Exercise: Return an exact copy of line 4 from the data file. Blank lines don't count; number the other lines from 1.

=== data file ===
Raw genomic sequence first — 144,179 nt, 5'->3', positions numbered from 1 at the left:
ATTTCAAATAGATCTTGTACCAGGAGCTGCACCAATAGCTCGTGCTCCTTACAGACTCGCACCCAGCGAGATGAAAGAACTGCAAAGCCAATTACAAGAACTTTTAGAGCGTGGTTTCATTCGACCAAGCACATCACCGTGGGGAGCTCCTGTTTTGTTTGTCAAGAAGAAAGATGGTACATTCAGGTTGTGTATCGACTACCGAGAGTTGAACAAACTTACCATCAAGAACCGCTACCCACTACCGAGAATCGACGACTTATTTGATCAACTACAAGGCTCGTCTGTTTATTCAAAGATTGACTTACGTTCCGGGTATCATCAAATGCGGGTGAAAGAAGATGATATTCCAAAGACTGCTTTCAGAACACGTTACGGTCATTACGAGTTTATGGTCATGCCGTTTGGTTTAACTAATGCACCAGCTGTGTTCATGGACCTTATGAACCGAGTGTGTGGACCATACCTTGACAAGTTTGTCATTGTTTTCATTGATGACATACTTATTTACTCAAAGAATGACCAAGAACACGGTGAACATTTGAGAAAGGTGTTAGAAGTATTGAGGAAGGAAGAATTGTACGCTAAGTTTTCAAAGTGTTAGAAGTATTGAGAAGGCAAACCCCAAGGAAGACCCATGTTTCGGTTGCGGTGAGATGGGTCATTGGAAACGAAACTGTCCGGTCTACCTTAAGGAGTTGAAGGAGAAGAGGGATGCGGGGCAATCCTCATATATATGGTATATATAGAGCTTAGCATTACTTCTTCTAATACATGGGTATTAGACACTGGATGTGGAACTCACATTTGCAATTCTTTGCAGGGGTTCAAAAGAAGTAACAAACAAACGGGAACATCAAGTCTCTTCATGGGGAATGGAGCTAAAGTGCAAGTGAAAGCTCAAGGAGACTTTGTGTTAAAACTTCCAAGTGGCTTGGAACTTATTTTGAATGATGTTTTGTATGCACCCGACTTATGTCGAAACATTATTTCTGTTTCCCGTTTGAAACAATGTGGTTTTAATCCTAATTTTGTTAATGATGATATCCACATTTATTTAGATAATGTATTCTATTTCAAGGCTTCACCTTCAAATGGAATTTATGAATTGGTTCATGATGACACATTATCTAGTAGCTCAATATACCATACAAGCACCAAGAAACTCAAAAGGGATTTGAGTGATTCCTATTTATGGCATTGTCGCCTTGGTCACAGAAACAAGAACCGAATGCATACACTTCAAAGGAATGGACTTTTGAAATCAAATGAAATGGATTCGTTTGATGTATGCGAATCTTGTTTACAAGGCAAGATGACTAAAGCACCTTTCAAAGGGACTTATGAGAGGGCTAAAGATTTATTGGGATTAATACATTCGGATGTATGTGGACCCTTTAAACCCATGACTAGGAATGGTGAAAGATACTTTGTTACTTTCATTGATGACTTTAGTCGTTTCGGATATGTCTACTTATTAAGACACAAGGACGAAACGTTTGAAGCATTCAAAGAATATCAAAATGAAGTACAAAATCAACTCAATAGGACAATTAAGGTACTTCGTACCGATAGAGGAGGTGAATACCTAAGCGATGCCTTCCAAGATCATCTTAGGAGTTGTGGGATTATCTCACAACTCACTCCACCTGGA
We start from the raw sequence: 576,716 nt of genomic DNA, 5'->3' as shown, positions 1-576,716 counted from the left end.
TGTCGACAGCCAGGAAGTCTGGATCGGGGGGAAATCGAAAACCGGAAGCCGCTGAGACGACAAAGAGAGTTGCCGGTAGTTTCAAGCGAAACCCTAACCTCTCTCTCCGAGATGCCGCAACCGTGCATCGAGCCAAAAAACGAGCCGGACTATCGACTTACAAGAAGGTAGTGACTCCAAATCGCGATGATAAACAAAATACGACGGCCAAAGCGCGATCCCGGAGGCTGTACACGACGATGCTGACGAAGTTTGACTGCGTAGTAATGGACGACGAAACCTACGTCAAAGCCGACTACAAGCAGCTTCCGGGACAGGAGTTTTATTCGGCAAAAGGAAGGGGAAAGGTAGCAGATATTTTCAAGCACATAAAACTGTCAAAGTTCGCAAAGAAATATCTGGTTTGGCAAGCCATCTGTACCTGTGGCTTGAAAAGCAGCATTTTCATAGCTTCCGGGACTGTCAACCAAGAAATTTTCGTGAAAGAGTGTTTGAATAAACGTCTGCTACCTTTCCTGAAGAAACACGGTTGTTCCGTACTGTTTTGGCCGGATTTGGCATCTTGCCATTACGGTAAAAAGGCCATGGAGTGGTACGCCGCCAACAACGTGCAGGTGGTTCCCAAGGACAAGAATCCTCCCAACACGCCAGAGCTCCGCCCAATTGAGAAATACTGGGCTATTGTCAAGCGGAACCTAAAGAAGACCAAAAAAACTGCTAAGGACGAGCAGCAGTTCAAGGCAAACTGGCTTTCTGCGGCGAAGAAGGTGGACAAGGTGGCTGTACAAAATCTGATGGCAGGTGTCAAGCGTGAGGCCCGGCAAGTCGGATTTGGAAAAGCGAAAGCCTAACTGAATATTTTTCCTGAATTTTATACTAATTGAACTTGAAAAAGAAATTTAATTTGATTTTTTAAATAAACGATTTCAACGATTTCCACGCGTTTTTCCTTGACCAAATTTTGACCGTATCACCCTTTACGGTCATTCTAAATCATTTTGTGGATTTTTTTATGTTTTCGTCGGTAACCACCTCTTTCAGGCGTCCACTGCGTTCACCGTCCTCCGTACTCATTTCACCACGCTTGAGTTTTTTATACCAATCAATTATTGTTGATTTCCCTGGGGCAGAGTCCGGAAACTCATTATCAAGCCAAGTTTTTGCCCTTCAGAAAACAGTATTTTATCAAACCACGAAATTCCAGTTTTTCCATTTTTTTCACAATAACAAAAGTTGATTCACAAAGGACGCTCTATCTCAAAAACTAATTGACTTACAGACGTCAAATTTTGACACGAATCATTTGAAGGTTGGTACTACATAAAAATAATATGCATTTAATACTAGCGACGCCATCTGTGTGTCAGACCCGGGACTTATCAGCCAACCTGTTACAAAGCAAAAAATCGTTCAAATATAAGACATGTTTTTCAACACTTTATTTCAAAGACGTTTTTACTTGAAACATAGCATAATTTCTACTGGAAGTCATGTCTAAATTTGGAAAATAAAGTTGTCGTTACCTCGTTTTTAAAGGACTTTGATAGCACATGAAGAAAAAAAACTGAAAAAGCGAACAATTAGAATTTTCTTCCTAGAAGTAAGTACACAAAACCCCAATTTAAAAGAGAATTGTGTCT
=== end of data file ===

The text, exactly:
TGTCGACAGCCAGGAAGTCTGGATCGGGGGGAAATCGAAAACCGGAAGCCGCTGAGACGACAAAGAGAGTTGCCGGTAGTTTCAAGCGAAACCCTAACCTCTCTCTCCGAGATGCCGCAACCGTGCATCGAGCCAAAAAACGAGCCGGACTATCGACTTACAAGAAGGTAGTGACTCCAAATCGCGATGATAAACAAAATACGACGGCCAAAGCGCGATCCCGGAGGCTGTACACGACGATGCTGACGAAGTTTGACTGCGTAGTAATGGACGACGAAACCTACGTCAAAGCCGACTACAAGCAGCTTCCGGGACAGGAGTTTTATTCGGCAAAAGGAAGGGGAAAGGTAGCAGATATTTTCAAGCACATAAAACTGTCAAAGTTCGCAAAGAAATATCTGGTTTGGCAAGCCATCTGTACCTGTGGCTTGAAAAGCAGCATTTTCATAGCTTCCGGGACTGTCAACCAAGAAATTTTCGTGAAAGAGTGTTTGAATAAACGTCTGCTACCTTTCCTGAAGAAACACGGTTGTTCCGTACTGTTTTGGCCGGATTTGGCATCTTGCCATTACGGTAAAAAGGCCATGGAGTGGTACGCCGCCAACAACGTGCAGGTGGTTCCCAAGGACAAGAATCCTCCCAACACGCCAGAGCTCCGCCCAATTGAGAAATACTGGGCTATTGTCAAGCGGAACCTAAAGAAGACCAAAAAAACTGCTAAGGACGAGCAGCAGTTCAAGGCAAACTGGCTTTCTGCGGCGAAGAAGGTGGACAAGGTGGCTGTACAAAATCTGATGGCAGGTGTCAAGCGTGAGGCCCGGCAAGTCGGATTTGGAAAAGCGAAAGCCTAACTGAATATTTTTCCTGAATTTTATACTAATTGAACTTGAAAAAGAAATTTAATTTGATTTTTTAAATAAACGATTTCAACGATTTCCACGCGTTTTTCCTTGACCAAATTTTGACCGTATCACCCTTTACGGTCATTCTAAATCATTTTGTGGATTTTTTTATGTTTTCGTCGGTAACCACCTCTTTCAGGCGTCCACTGCGTTCACCGTCCTCCGTACTCATTTCACCACGCTTGAGTTTTTTATACCAATCAATTATTGTTGATTTCCCTGGGGCAGAGTCCGGAAACTCATTATCAAGCCAAGTTTTTGCCCTTCAGAAAACAGTATTTTATCAAACCACGAAATTCCAGTTTTTCCATTTTTTTCACAATAACAAAAGTTGATTCACAAAGGACGCTCTATCTCAAAAACTAATTGACTTACAGACGTCAAATTTTGACACGAATCATTTGAAGGTTGGTACTACATAAAAATAATATGCATTTAATACTAGCGACGCCATCTGTGTGTCAGACCCGGGACTTATCAGCCAACCTGTTACAAAGCAAAAAATCGTTCAAATATAAGACATGTTTTTCAACACTTTATTTCAAAGACGTTTTTACTTGAAACATAGCATAATTTCTACTGGAAGTCATGTCTAAATTTGGAAAATAAAGTTGTCGTTACCTCGTTTTTAAAGGACTTTGATAGCACATGAAGAAAAAAAACTGAAAAAGCGAACAATTAGAATTTTCTTCCTAGAAGTAAGTACACAAAACCCCAATTTAAAAGAGAATTGTGTCT